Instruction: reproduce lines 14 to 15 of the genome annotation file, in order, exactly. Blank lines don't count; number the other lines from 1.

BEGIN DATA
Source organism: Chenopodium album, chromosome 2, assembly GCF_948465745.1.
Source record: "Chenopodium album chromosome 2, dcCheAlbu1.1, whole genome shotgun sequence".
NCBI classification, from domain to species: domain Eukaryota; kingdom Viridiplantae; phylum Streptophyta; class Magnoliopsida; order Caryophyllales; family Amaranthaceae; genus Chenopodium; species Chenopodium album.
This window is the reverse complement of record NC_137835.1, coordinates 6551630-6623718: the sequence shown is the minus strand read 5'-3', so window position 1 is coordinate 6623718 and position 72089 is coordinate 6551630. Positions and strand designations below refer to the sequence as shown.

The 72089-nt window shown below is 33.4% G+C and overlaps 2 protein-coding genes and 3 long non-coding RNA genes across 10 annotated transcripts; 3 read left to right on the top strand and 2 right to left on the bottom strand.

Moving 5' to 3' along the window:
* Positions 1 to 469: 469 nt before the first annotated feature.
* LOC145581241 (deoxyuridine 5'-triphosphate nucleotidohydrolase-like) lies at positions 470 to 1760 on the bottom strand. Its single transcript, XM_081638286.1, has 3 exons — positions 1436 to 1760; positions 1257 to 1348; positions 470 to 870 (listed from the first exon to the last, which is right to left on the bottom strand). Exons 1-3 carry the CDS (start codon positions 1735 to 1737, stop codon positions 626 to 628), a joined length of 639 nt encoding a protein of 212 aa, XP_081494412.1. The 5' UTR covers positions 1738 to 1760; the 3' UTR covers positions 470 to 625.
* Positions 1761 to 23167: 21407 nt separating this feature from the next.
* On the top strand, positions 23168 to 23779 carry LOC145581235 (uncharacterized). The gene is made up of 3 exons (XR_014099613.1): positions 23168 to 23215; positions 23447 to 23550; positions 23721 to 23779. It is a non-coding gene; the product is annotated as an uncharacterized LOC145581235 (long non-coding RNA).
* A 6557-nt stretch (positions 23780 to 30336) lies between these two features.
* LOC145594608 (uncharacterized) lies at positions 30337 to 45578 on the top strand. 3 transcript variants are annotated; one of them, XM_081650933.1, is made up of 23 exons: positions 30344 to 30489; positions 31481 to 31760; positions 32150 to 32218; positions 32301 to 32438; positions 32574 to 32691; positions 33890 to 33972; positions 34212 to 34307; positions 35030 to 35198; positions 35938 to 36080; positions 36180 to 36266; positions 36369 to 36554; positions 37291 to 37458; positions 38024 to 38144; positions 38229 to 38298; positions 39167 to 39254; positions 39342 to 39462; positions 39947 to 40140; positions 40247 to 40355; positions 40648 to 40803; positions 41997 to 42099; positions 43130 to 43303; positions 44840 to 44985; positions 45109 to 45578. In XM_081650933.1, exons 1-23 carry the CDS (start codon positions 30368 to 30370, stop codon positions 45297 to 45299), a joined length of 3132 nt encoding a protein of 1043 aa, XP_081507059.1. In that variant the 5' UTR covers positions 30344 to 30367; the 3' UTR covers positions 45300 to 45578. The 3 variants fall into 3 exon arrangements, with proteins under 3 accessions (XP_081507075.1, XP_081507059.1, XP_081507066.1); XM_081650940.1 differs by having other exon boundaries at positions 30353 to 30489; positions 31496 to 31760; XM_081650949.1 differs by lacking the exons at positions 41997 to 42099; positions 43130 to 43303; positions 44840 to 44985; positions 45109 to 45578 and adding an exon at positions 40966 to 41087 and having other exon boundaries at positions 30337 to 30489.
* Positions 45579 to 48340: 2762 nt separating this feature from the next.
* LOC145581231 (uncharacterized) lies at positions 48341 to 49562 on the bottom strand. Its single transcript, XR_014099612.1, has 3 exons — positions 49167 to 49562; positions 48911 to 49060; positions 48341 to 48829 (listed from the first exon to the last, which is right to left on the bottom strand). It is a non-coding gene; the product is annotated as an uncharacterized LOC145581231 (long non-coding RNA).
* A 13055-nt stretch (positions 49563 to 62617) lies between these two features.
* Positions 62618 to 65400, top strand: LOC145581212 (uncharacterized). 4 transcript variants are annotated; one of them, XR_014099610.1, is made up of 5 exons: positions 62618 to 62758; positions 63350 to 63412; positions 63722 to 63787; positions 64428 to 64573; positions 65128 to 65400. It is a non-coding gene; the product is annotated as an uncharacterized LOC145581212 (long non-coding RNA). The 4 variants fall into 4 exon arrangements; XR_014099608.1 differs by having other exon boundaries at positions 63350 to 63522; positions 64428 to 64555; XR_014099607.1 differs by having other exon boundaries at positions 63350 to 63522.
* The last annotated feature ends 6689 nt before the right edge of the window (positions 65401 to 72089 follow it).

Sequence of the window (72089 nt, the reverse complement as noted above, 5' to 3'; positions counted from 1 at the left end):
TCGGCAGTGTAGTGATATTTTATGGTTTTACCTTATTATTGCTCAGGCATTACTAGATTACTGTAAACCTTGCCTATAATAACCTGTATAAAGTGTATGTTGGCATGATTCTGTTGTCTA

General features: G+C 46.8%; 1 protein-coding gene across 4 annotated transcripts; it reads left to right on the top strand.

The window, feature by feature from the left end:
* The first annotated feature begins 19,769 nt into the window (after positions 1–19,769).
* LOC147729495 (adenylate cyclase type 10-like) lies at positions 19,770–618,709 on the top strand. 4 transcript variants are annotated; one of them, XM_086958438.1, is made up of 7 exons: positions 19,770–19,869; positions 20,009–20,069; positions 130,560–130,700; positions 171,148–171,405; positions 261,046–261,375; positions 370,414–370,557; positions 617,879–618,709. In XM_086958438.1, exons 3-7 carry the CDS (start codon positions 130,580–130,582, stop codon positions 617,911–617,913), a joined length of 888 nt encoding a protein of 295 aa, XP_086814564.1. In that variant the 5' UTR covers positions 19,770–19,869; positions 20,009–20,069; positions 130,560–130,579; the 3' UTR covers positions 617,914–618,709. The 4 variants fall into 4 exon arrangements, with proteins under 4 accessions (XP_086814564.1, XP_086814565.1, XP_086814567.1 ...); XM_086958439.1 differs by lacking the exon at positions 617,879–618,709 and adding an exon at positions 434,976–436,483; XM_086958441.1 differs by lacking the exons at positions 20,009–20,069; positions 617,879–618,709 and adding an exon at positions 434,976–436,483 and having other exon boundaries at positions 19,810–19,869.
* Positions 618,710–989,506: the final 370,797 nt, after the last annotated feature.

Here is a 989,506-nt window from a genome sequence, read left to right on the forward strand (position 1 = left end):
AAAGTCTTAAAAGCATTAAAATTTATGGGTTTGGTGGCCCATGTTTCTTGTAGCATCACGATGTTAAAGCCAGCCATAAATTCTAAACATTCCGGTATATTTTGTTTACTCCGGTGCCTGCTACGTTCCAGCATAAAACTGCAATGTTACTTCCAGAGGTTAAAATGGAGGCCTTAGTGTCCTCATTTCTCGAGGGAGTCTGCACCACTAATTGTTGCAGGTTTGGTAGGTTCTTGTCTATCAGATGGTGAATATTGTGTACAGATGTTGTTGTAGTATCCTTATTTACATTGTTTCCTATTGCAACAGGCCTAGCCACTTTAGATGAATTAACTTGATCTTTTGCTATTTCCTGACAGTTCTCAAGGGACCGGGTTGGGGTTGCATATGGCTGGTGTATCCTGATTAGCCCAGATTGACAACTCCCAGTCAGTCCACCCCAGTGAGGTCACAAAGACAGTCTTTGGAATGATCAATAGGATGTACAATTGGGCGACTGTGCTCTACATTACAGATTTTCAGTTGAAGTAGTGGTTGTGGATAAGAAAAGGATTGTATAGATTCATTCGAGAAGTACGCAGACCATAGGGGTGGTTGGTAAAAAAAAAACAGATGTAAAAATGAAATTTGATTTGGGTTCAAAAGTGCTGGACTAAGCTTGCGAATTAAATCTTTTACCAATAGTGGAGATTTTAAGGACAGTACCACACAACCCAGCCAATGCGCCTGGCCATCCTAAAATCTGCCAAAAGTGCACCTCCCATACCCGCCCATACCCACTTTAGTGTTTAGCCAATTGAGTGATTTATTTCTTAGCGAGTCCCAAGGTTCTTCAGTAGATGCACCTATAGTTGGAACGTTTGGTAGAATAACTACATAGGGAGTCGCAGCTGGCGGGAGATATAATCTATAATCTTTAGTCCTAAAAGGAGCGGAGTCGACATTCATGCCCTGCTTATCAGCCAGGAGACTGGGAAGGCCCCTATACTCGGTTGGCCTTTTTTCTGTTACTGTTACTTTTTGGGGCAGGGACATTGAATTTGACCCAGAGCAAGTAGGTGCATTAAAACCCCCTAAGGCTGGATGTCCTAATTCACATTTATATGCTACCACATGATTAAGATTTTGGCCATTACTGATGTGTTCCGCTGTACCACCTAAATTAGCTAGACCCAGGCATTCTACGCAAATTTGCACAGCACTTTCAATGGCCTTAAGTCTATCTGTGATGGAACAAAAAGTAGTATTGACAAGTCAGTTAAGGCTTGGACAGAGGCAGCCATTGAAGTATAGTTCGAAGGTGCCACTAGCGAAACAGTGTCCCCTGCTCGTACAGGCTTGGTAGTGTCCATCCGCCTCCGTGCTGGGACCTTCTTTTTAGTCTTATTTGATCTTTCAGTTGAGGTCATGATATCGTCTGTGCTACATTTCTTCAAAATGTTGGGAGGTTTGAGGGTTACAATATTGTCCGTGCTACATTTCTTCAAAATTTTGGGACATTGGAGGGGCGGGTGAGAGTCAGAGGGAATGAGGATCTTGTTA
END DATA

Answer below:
* LOC145581231 (uncharacterized) lies at positions 48341 to 49562 on the bottom strand. Its single transcript, XR_014099612.1, has 3 exons — positions 49167 to 49562; positions 48911 to 49060; positions 48341 to 48829 (listed from the first exon to the last, which is right to left on the bottom strand). It is a non-coding gene; the product is annotated as an uncharacterized LOC145581231 (long non-coding RNA).
* A 13055-nt stretch (positions 49563 to 62617) lies between these two features.